After this Expedition was over, and that we had blown up the two Spanish Admirals, I took the Long-Boat, to go on Board a Galeon, that lay on Shoar near to another Castle, supposing that the Men were not on Board; but there were some, and they lay close on Board, until we came within two or three Ships length of them, and then they rose up and fir'd several Guns at us; but being so near their Ship, all their Shot went over us: Which I call the first great Deliverance. Then on our return towards our Ship, they from several Castles and Breast-Works, fir'd briskly at us with great and small Shot, which came very near us; notwithstanding we all got safe on Board our own Ship: And this I call the second great Deliverance.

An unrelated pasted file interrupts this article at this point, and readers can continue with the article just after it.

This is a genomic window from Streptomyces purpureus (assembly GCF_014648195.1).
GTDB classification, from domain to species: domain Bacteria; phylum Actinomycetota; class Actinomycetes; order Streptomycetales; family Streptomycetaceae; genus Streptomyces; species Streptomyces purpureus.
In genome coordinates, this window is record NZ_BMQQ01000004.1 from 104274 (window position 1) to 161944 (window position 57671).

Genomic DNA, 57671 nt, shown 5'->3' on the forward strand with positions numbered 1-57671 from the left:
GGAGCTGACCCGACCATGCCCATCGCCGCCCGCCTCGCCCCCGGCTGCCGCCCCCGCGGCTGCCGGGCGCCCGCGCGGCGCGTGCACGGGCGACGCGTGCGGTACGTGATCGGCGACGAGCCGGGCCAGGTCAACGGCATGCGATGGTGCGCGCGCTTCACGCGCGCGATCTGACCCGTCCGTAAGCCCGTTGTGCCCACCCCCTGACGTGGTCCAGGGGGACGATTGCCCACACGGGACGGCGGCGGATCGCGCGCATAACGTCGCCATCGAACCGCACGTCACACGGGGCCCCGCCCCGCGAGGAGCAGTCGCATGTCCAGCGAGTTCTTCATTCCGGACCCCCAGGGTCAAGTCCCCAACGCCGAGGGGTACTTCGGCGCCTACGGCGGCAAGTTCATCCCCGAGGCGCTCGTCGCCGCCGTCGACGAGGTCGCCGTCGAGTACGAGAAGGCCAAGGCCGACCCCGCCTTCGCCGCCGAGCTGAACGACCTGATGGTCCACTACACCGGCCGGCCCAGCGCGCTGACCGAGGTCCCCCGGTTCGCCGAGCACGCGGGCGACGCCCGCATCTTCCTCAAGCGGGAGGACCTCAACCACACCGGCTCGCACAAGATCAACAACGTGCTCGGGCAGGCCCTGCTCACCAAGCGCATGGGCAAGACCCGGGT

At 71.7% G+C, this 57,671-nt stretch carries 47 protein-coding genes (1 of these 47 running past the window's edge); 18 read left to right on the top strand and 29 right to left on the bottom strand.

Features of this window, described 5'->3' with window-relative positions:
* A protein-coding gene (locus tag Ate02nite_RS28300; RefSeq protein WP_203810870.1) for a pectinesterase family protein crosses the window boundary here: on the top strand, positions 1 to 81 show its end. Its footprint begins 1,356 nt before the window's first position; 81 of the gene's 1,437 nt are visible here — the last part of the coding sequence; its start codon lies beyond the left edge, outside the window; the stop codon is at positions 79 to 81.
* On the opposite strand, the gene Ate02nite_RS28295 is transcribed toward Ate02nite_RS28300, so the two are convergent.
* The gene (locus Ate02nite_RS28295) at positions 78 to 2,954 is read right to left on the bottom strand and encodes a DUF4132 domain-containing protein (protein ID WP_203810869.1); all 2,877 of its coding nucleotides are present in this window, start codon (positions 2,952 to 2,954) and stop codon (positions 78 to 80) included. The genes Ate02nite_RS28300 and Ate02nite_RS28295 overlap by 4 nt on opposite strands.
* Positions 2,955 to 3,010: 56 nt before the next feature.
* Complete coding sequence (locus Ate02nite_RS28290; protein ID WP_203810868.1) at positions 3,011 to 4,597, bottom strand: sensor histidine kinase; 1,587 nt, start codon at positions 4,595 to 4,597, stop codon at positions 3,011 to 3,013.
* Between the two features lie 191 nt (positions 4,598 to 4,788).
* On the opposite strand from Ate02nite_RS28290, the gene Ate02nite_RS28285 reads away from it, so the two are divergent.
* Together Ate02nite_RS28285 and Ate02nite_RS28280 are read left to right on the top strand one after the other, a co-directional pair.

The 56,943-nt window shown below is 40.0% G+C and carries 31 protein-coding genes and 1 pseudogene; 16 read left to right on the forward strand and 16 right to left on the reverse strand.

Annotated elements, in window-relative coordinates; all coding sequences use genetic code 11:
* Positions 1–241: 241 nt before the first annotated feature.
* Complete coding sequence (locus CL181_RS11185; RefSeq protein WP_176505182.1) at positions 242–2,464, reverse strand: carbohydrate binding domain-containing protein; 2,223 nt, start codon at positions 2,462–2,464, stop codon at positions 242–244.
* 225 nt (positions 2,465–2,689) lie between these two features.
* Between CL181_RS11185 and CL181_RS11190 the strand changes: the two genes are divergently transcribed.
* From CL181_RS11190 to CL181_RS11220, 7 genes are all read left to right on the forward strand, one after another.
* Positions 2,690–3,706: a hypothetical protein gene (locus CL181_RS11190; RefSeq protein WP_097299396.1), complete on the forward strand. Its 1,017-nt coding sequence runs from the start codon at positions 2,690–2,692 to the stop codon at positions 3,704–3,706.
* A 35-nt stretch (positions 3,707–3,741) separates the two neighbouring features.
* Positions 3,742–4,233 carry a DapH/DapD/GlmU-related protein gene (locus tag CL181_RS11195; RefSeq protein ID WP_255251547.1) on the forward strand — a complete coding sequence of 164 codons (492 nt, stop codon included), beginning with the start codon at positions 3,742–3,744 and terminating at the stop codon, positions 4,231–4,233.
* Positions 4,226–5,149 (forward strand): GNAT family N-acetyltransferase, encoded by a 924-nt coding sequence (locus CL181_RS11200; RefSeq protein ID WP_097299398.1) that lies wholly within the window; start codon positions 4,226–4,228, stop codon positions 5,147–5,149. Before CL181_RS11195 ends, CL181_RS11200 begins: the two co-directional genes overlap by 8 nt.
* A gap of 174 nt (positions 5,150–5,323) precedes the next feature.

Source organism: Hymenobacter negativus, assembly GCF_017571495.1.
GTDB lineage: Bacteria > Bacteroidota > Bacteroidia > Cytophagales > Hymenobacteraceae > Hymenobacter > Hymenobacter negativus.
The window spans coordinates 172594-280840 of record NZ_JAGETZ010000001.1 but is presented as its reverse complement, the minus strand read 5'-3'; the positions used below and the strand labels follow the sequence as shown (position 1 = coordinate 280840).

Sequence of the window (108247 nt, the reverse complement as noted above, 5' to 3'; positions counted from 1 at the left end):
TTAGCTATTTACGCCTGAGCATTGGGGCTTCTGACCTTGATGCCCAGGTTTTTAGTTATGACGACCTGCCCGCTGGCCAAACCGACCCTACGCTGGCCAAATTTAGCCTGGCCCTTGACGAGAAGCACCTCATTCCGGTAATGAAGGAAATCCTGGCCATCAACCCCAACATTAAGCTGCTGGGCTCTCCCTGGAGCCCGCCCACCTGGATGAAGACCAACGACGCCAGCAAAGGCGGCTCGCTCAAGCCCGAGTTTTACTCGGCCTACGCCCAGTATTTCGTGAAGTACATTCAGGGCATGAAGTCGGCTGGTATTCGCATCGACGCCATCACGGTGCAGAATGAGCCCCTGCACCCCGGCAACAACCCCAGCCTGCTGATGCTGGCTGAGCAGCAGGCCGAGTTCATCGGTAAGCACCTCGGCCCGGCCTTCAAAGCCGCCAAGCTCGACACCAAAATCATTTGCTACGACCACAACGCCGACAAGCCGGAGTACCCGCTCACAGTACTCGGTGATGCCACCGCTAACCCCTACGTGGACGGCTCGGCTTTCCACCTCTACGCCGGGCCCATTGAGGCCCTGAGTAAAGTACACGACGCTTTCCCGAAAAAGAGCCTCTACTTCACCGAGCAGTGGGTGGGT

In a little time, the Smoak of their Guns being gone, I saw three Galeons on Shoar, all on Board one another; one of them along the Shoar, and one cross her Hawse, and the other cross her Stern, about a Musquet-Shot from our Ship; and there was a Castle on one side of them, and a Breast-Work on the other, with about 50 or 60 Men in it, as was supposed; and the Galeons lay about half a Cable's length from the Castle, and the same distance from the Breast-work, and about fifty Yards from the Shoar. Then I took the Pinnace, and two Men with me, and was going to set them on Fire; but the Captain saw me, and call'd me back, and sent five Men more with me; and on our setting forward, our Ship fir'd a Gun, and in the Smoak thereof we got on Board the Galeon, and received no harm, (the Spaniards having left them) and I instantly set one of them on Fire, which burnt the other two Galeons.